it hurt.

the thing of it is, she still sleeps in a bed with her twenty-nine year old daughter. it's a little weird. she brought us over in mabuhay class, though, so nobody says anything. her daughter, my cousin, has a curfew. we'll be out at a starbucks or some party, and the driver will be waiting in the maroon toyota to pick her up. it's eleven p.m., and she's six months shy of turning thirty, and she has to be home, in bed, with her mother. it's a little weird, but her mother takes us out to dinner almost every night, so nobody says anything.

her best stories are the ones where she scolds some naive employee at the airport. the way she tells it, the employee, some new kid, asks her where she's going, who she's going to pick up. you see, the new kid doesn't know who she is, doesn't know her position, that she's the vice-president of the airline. he asks a simple question like who she's picking up, and this irritates her, and she tells him he's cocky, and who's his supervisor anyway? you don't talk to anyone like that, she says. and she recounts this story at the dinner table, and she's visibly angry, and we all act like it's a story worth telling.

and at the dinner table, the tv is turned on, and there's news about brittany murphy's death, or the climate summit where nothing happens, or the pending eruption of a volcano. we eat quietly while she tells these stories from her day, the ones where she gets pissed off or gets to chew someone out. and then she tells us these things about feng shui and taoism, and we all nod along as though she were a child talking about the existence of santa claus. when someone dies, she has to burn all kinds of colored paper, and jump over the fire, and then shower immediately afterward. and did i remember when we did that when grandma died? of course i remember. how could i forget.

the way my grandparents on my dad's side met. my grandma was walking along the street, and my grandpa threw a basketball right at her. it hurt, my grandma said. that's how it happened, though. true story. lolo was playing some basketball, and he thought lola was very pretty (she was), and he chucked a basketball right at her chest. and it hurt, and then they had seven children. and then lolo had an affair (maybe more than one), and now i have relatives in canada and who knows where else? that man chucked a ball at a woman and got what he wanted.

and then my grandma got upset about something, the affairs probably, and she went off to the united states. for one reason or another, she could only take one child, so she took uncle reb, and ate ging was left behind. ate ging had to stay behind with lolo and she didn't see her mother for five or seven years. and as the story goes, ate ging was rebellious. she stayed up as late as she liked and got in all sorts of trouble. and then when lola came back from the states, she got upset at ate ging's rebellious ways, and she sent her to a place where nuns watch over bad children. and uncle reb remembers visiting ate ging at that reformatory or whatever it was, and when he'd leave, he'd smile a big smile and wave goodbye to ate ging, who watched from a window as her mother and brother left her behind.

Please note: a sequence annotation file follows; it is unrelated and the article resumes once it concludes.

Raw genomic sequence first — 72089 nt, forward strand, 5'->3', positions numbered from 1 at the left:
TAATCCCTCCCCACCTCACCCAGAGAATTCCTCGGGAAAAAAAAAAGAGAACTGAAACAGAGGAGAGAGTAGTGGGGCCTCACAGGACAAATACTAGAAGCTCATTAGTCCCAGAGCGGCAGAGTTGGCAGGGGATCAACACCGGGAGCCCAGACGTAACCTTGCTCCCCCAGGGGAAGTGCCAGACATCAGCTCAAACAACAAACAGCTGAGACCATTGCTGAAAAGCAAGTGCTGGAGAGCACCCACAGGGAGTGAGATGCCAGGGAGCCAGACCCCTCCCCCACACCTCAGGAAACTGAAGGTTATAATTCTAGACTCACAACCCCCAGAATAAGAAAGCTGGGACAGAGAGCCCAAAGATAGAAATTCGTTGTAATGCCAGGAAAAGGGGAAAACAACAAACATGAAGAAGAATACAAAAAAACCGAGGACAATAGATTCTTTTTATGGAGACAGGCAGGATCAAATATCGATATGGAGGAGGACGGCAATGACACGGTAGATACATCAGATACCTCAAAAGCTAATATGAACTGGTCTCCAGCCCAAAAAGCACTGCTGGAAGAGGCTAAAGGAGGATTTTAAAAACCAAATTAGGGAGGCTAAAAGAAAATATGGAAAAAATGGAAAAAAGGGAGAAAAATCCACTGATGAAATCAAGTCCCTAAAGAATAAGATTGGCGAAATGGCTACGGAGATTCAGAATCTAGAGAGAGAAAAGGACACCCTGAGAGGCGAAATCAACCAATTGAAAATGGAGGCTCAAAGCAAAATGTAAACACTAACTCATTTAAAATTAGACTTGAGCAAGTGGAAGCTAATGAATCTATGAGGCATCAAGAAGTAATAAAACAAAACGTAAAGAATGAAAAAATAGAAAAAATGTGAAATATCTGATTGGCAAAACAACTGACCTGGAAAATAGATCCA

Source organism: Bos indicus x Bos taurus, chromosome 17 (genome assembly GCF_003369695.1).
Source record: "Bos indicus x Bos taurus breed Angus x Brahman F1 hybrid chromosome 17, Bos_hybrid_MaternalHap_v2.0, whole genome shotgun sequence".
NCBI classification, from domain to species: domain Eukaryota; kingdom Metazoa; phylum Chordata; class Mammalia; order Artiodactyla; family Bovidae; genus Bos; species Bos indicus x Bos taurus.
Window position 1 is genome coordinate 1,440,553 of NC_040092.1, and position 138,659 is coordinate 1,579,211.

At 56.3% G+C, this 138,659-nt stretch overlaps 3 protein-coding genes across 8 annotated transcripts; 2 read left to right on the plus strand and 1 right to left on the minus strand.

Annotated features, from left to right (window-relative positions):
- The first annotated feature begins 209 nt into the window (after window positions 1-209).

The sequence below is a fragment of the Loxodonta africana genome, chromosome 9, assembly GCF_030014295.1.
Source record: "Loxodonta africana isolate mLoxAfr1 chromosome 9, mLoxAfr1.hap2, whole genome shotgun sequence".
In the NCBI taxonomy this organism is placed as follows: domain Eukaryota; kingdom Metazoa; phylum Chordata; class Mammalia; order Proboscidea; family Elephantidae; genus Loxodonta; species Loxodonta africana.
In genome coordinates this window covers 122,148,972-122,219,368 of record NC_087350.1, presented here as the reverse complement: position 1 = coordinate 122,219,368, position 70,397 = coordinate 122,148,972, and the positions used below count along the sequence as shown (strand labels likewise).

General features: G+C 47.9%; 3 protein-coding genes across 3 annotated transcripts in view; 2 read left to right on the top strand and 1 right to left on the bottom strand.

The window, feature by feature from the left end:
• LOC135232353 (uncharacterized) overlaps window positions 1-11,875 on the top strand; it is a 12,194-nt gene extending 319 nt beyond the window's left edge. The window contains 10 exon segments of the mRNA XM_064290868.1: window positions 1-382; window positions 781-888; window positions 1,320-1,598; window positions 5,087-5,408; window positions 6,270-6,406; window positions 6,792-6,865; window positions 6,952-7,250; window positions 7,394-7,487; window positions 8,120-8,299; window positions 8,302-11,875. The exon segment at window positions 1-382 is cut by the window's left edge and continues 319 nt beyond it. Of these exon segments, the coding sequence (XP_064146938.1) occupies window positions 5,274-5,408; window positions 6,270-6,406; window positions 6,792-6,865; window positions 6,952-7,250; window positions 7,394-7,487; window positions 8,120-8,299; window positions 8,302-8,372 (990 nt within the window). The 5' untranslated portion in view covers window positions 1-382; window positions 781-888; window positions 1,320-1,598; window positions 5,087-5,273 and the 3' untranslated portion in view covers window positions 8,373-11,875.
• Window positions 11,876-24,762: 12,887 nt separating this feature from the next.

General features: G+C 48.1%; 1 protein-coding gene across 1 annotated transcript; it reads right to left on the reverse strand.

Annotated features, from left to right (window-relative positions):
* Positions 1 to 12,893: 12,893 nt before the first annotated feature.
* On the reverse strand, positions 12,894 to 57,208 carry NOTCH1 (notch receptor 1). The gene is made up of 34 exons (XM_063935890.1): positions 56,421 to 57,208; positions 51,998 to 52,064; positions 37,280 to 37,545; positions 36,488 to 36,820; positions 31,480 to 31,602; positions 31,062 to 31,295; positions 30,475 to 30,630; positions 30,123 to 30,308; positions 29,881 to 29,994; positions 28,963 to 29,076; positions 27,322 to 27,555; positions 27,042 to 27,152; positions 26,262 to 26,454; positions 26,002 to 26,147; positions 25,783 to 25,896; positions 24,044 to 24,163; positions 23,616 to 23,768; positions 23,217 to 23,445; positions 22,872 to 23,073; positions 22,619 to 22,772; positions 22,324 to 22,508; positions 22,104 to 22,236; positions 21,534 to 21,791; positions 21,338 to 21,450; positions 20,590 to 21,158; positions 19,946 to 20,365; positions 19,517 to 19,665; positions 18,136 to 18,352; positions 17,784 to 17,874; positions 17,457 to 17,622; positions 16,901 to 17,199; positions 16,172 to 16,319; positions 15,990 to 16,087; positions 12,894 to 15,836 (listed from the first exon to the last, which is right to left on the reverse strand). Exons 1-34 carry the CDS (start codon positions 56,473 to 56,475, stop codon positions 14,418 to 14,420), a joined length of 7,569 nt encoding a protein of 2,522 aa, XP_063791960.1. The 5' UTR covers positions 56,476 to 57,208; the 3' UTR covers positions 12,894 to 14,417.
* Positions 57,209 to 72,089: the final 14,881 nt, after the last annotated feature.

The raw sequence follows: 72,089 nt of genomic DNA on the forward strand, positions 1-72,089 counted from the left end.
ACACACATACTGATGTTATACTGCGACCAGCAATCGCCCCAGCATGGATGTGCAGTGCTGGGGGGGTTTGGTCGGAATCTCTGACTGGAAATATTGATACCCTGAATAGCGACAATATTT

and i could see it when she punched uncle reb in the arm. she punched him hard, and she meant it. he was making some comments about uncle tim's new chairs. uncle tim got some new chairs for his new townhouse, and the upholster or cushion guy or whatever didn't complete the task. he put cushions on the seats and arms, but not the back. ate ging said he was supposed to do the back, too, but he failed. so ate ging got upset and uncle reb said it didn't look that bad, and then she punched uncle reb in the arm. more than once. and then when i heard about him waving goodbye to her at the orphanage or reformatory or whatever it was, i could see why she hit him so hard.

and then my nearly-thirty cousin and i were talking, and she said that ate ging has to go to these cocktail parties for work. she has to dress up for these because her boss is there, and she has to talk to a bunch of people she'd rather not talk to. you see, she hates most people. and so, she'll show up to these parties for like ten minutes or so, and then leave. she likes the food part. she loves to eat and talk about the kind of food at these lavish parties, the way johnny nolan tells it in a tree grows in brooklyn, but as for the people part, she could give a shit. the only time i hear about people in her stories are when these people really screw up.

and tony the driver has to wait on her, wait on us, wait on everybody. he'll just be sleeping in the driver's seat when we're finally done doing whatever it is we're doing. he's a driver, and he knows it. he doesn't dine with us, doesn't do lunch with us, doesn't even walk with us when we're in the malls. he just sits in the car and drives us wherever the hell we want to go. he could be waiting hours in there, and it doesn't even matter. if i were him, i'd probably explode. but he has a wife and two kids to think about, and if he went off, if he even said a single negative thing, all bets are off. the negotiation is over. i don't know what else he could do.

ka wawa.

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